Today is World Down Syndrome Day and our family is celebrating this journey of love, acceptance and joy that we find ourselves on thanks to our little Chloe.

When I first found out about Chloe’s condition, one of my first reactions was sadness for Emma. I had certainly not planned on giving her a sister with Down syndrome and it worried me how this was going to impact her life. Some people around me also reacted in the same way saying things like, “How sad for Emma”.  “Poor Emma.” “Emma will suffer.”  Ouch.

Let me tell you how wrong all the people who said these things were.  Yes, having a sister with Down syndrome does have its challenges but I can seriously say, Emma is in no way suffering.  Her view of the world has been given a new and beautiful perspective.

Sisters

Emma is extremely patient with Chloe and teaches her new things almost everyday.  She knows that Chloe has Down syndrome but that means nothing to her.  Chloe is her sister.  End of story.

The two of them have their moments. Chloe sometimes doesn’t want Emma anywhere near her and other times, they play very happily together. Emma is extremely patient and kind and adores her little sister to no end, even when she messes up or steals things from her bedroom.

Emma and Chloe have an understanding between each other. Chloe knows never to interfere while Emma is playing with the iPad.

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And Emma knows that when she has ice cream or yoghurt, Chloe wants to share (even if she has finished her own already!)

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I recently brought home a beautiful picture book from the library for Emma called My Sister, Alicia May by Nancy Tupper Ling. It was a cute story about a girl whose younger sister has Down syndrome. It described the highs and lows this little girl experienced having a sister with the condition. After reading the book to her one evening, I asked Emma what she thought about the story. And her response was, “Which one of the girls has Down syndrome?” Bless her heart.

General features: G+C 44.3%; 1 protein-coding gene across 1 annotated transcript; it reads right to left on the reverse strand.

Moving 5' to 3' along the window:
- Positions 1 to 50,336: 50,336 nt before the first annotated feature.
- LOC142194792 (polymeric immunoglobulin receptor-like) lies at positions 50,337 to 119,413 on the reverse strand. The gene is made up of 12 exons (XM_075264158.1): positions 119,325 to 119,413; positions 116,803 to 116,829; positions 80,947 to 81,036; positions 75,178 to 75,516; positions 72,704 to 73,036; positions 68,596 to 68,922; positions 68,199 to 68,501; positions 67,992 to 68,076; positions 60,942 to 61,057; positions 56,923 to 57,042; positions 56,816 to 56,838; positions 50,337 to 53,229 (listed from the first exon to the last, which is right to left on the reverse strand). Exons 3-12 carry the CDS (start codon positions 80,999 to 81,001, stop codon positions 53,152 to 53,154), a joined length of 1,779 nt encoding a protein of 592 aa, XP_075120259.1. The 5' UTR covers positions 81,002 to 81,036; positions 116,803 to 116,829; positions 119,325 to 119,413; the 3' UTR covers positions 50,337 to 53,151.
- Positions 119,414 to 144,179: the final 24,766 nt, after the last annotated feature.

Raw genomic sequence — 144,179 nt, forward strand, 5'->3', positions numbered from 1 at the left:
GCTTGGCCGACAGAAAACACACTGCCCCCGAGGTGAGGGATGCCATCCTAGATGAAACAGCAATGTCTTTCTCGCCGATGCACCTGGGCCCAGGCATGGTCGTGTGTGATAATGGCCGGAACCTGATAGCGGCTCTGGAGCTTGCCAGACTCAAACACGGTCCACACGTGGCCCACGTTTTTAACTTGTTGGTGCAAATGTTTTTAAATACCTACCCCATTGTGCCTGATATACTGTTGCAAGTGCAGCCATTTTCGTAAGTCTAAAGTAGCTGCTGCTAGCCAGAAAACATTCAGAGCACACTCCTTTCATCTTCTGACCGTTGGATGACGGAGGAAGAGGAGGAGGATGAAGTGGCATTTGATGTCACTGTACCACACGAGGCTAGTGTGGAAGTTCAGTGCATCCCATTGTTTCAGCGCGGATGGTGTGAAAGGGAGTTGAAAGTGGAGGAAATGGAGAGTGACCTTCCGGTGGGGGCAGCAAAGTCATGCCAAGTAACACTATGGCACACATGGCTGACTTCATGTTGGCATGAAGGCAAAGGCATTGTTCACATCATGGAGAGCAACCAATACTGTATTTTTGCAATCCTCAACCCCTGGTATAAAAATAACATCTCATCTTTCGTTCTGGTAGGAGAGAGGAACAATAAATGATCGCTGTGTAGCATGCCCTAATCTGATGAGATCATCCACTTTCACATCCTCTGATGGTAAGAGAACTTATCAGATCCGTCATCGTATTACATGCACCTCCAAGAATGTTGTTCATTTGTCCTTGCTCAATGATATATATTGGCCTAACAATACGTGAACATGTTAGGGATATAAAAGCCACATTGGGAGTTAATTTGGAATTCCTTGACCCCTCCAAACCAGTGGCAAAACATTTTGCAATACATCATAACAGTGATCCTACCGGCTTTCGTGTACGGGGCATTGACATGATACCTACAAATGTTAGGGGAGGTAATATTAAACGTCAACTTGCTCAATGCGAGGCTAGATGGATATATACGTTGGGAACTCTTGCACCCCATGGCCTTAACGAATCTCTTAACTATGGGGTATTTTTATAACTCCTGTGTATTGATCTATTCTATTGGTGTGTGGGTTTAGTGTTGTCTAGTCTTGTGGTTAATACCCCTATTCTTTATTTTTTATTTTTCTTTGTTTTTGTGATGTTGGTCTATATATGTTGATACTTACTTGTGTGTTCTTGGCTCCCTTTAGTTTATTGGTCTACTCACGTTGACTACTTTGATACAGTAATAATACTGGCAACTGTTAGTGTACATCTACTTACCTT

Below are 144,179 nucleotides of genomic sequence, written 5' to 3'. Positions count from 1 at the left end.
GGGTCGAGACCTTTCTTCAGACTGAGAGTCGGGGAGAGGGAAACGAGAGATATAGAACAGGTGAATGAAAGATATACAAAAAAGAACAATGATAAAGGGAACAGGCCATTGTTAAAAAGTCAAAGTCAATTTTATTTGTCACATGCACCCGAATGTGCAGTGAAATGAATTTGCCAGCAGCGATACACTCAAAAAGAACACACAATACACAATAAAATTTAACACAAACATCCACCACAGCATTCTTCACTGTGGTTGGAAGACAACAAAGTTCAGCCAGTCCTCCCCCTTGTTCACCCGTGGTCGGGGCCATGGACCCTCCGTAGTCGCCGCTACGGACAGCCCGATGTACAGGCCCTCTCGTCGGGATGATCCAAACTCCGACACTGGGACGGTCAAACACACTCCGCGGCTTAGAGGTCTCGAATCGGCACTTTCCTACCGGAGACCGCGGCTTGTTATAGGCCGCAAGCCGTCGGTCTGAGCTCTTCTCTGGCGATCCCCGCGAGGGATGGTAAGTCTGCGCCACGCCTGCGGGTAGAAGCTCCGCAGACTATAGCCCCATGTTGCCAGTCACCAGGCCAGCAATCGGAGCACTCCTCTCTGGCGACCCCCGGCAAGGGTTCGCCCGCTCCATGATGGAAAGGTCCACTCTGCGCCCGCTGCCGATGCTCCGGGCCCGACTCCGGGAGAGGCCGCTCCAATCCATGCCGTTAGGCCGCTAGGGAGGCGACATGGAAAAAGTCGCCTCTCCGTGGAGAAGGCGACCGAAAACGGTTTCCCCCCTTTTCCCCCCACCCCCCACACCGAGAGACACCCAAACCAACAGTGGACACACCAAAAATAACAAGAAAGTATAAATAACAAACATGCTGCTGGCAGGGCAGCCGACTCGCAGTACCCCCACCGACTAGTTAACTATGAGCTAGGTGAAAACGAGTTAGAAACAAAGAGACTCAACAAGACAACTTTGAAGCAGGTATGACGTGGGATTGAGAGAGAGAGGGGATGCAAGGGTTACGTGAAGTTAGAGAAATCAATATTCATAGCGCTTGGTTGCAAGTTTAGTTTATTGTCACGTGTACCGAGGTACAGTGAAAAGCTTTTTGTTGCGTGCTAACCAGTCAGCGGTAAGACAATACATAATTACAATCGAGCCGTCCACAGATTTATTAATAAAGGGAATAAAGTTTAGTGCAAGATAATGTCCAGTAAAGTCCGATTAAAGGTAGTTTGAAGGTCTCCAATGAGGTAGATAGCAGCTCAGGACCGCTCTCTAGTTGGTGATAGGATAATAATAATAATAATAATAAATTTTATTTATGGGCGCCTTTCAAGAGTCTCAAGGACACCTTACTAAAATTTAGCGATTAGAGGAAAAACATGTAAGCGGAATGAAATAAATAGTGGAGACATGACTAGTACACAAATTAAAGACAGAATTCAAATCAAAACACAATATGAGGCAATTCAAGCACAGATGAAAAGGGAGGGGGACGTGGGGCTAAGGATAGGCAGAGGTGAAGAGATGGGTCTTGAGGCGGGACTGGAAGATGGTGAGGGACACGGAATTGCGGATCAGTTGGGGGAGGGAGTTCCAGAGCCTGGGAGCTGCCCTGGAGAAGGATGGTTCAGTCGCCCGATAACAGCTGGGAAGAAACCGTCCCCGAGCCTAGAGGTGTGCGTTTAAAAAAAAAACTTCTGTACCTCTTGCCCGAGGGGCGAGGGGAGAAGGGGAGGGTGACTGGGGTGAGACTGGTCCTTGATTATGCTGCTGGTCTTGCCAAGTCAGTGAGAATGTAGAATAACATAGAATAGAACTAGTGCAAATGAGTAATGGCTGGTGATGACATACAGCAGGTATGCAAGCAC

Not all sisters are close but I know that Emma will always be there for Chloe no matter what. Having a sister like Chloe requires patience, tolerance and understanding and for a girl her age, Emma already puts to shame so many adults (including me) with her kindness, compassion and ability to love.

I’m pretty sure when Chloe looked down from heaven and chose to join our family, she didn’t choose us because of me or Andrew. She chose us because she wanted Emma to be her big sister.

I am so grateful for the lessons I have learned so far on our journey and I am thankful to be surrounded by all my family and friends. As challenging as it is sometimes, Down syndrome has been a blessing to our family. Challenges make us grow and through everything I have been through, I am happy with the person I have become.

These days, I think a lot more about what kind of person I want to be and how I can do things better. When I am happy, I truly feel and appreciate that happiness. I am reminded everyday that I can’t control everything (and I have just about made my peace with that!)  I am more aware of people and their unique differences and how they make our world rich, colourful and interesting.

I am inspired by the fear and sadness that still sometimes rears it’s ugly head. I let these feelings consume me and then I use them to refocus on all the joys and amazing things Chloe has achieved so far in her life. I then push these feelings aside and allow determination and delight to take hold. I love these times.

I have learned that there is so much more to a person than how they are different.

Happy World Down Syndrome Day to all the families who share this journey with us – especially all the amazing brothers and sisters of our wonderful children.  We can all learn so much from them.

source;http://www.kidspot.com.au